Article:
A: I’m afraid I have so many stories in my head struggling to make it out onto paper that I don’t really have the time to write what other people suggest. My usual reaction is to tell them, “That sounds like a great idea! You should write it!” (An exception to this might be requests for a sequel!) I do listen to feedback on my stories, though. If somebody tells me that something really didn’t work for them, I certainly give it serious thought and consider how I might do things differently in future stories. I don’t believe in turning my nose up at suggestions that will improve my writing, even if they sometimes sting a bit.

Q: Describe the ideal relationship between author and readers.
A: Ideally, readers will provide useful feedback for an author about what does and does not work for them, and the author will be responsive to that, taking into account things that pushed a lot of readers’ buttons, for instance, and learning to work with that. I’ve also had readers nudge me to get back to work on my cyberpunk story and I think that’s great! I love knowing that there are people out their interested in knowing how the story will work out.

Q: What do you find useful about reviews?
A: A useful review is one that points out flaws in the story or characters in a way that’s specific enough that it suggests a way to fix the problem. “The story was terrible,” isn’t particularly helpful, but “The ending was confusing,” certainly can be, and so can, “I wasn’t sure if they were really committed to each other.” One of the best reviews I ever received was from someone who pointed out specific details of the time period and culture I was depicting that I’d gotten wrong. They were things that only someone living in England might pick up on, and I just wish I’d received that feedback before the story went to publication!

Q: I’m well known for demanding to know an author’s opinion about which of their characters is the sexiest, and I’m making no exception for this group. Who, how, and why?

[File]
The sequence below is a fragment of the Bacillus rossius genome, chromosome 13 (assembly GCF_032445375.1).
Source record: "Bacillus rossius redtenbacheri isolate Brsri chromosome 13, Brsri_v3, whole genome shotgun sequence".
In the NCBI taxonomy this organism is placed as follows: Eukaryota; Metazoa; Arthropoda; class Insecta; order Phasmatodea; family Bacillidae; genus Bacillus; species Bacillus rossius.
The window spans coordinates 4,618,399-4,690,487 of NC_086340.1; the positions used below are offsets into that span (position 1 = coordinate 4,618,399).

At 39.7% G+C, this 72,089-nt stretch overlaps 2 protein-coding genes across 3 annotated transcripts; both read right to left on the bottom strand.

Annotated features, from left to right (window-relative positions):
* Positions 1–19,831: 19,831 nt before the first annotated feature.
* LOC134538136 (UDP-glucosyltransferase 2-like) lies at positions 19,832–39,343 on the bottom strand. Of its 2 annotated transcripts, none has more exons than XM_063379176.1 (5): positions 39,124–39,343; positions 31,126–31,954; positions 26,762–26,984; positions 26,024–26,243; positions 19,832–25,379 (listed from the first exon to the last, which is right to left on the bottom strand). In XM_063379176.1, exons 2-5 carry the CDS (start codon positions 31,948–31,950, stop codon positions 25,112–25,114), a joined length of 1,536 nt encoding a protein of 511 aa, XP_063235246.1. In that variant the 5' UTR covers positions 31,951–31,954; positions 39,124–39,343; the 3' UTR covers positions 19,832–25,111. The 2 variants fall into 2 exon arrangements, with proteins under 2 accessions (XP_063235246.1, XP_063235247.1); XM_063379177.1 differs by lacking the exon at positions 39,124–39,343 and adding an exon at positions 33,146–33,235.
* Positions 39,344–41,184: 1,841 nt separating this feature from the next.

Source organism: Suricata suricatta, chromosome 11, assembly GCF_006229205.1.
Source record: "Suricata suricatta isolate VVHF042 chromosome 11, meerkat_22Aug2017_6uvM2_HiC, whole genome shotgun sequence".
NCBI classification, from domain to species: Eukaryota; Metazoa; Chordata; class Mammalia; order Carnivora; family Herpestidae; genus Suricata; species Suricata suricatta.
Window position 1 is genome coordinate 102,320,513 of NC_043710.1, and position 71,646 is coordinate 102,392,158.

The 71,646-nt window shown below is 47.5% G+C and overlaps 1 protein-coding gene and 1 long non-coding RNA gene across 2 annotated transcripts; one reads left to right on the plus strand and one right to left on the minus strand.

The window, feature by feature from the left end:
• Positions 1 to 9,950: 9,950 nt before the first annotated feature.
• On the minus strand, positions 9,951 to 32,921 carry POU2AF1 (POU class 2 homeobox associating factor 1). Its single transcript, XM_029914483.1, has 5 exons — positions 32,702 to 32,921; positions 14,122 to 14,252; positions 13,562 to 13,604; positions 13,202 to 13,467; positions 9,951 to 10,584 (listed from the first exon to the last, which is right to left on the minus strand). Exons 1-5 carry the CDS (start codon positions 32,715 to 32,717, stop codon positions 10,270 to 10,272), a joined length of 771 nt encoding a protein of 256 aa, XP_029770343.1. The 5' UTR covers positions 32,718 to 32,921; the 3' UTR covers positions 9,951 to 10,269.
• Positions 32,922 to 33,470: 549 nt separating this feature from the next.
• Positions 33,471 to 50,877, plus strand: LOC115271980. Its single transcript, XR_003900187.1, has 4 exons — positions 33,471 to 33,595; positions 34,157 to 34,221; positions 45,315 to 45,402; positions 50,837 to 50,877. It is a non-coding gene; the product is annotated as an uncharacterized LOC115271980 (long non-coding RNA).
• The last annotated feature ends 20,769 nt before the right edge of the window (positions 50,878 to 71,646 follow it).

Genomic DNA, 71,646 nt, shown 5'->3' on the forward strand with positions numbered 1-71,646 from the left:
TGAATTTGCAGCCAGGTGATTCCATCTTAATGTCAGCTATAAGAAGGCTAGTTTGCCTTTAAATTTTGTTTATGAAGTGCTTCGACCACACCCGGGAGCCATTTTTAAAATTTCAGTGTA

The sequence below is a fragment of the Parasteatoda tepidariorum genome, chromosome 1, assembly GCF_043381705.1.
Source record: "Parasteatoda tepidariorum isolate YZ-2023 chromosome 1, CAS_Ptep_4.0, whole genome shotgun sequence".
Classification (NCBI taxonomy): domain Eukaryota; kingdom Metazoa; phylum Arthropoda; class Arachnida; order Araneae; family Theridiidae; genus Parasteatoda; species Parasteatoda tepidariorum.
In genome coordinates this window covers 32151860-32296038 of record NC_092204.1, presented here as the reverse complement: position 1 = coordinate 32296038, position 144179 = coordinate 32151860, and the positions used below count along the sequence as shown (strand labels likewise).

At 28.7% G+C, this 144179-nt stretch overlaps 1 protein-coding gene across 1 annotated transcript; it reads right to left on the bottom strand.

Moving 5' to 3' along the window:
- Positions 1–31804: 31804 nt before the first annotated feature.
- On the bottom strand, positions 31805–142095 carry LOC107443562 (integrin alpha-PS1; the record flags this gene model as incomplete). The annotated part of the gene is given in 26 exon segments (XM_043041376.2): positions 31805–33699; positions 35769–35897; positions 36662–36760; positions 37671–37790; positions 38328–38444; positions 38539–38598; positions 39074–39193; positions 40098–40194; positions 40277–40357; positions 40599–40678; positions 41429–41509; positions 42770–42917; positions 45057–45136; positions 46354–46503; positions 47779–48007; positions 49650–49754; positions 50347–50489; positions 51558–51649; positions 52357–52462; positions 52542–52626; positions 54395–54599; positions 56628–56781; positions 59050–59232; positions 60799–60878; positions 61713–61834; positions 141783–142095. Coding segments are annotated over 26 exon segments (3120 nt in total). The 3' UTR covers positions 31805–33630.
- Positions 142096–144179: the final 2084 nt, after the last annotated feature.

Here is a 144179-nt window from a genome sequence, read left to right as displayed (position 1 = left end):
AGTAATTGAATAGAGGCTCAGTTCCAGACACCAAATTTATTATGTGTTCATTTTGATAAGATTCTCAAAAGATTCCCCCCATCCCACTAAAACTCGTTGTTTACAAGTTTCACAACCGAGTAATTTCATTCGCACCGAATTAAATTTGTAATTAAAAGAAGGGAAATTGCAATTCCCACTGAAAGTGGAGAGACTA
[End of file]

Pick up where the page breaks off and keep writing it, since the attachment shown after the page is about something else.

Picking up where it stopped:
A: I think perhaps Josh, from “Saturn in Retrograde.” I grew up in rural New England and the guys I was attracted to when I was young tended to be a bit rough around the edges: crude, rugged, often dirty from working on cars or other manual labor, often sweaty. Josh is a college nerd, but he lives in a single room and he’sA: a slob, leaving his dirty clothes everywhere. (But of course, he’s still gorgeous!) When Patrick is caring for him, after Joshua becomes seriously ill, he ends up cleaning the apartment, in order to make it more livable. This sort of detail is unappealing to some readers, but to me it makes the characters real. They aren’t fashion models. They’re just regular guys. And it’s that extra level of reality that makes a character sexy to me. Judging from some reader comments, I’m not completely alone in this.

Q: What are the fifty hottest words (approximate the word count) you’ve ever written, in your opinion. (Be sure to include citation).
A: From the gym shower scene in “Saturn in Retrograde”:

While Joshua’s own eyes were closed, his face tilted up into the shower spray, Patrick took in the young man’s naked body and marveled at it. If Joshua had reminded him of a Roman senator when they first met in the lab… naked, he was a Roman god.

Too late, Patrick realized that Joshua had opened his eyes and was watching Patrick’s eyes drinking him in. Patrick glanced quickly away, embarrassed, but Joshua said softly, “It’s cool.”

“What’s cool?”

“I mean… you can look.”

Q: What are you doing now, what do plan to write next?
A: While I’ve picked up the cyberpunk story again, the one I’m really caught up in is a psychological drama about a psychologist who’s fallen for a man with repressed memories of child sexual abuse. I’m excited about it, because it gets very dark, but unlike my novel about teen suicide (“By That Sin Fell the Angels”), this one also has a romance at the core of it. The working title is “Billy’s Bones,” but I’m planning on changing that.

An Excerpt from By that Sin Fell the Angels

JONAH woke to the sound of his mother screaming. He jumped out of bed, grabbed his robe, and nearly collided with his mother’s twenty-six-year-old boyfriend in the narrow hall outside his bedroom door.

“Christ!” Bill snarled, though Jonah couldn’t tell if it was aimed at him or at his mother. The man rubbed his eyes, growling like a bear awoken from hibernation. “What the fuck is all the racket about?”

Bill was naked, though apparently too groggy to care. He staggered down the hall ahead of Jonah and stopped at the entrance to the kitchen. The boy had to stretch his six-foot-two frame to see over the man’s freckled shoulder.

Shirley Riverside was standing against the wall near the fridge, her gaze fixed on the floor, her mouth trying to say something. But no sound was coming out. Jonah had never seen her looking so frightened.